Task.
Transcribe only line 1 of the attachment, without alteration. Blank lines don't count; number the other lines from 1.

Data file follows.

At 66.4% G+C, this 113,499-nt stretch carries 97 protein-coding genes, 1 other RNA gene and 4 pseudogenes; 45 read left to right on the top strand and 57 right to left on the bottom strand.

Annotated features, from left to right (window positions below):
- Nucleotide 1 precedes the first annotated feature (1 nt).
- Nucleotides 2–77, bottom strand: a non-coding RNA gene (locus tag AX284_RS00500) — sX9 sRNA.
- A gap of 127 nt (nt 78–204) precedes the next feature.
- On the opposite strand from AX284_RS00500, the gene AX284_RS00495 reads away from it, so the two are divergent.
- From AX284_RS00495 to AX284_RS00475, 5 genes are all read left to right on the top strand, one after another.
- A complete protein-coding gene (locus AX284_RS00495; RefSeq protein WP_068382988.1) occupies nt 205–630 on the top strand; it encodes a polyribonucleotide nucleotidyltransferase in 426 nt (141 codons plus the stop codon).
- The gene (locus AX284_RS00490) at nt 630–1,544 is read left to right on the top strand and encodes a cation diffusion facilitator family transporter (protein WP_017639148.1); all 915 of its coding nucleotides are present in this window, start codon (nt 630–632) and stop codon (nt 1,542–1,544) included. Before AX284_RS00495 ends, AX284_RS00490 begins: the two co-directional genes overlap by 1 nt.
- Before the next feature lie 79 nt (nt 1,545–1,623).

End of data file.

At 66.4% G+C, this 113,499-nt stretch carries 97 protein-coding genes, 1 other RNA gene and 4 pseudogenes; 45 read left to right on the top strand and 57 right to left on the bottom strand.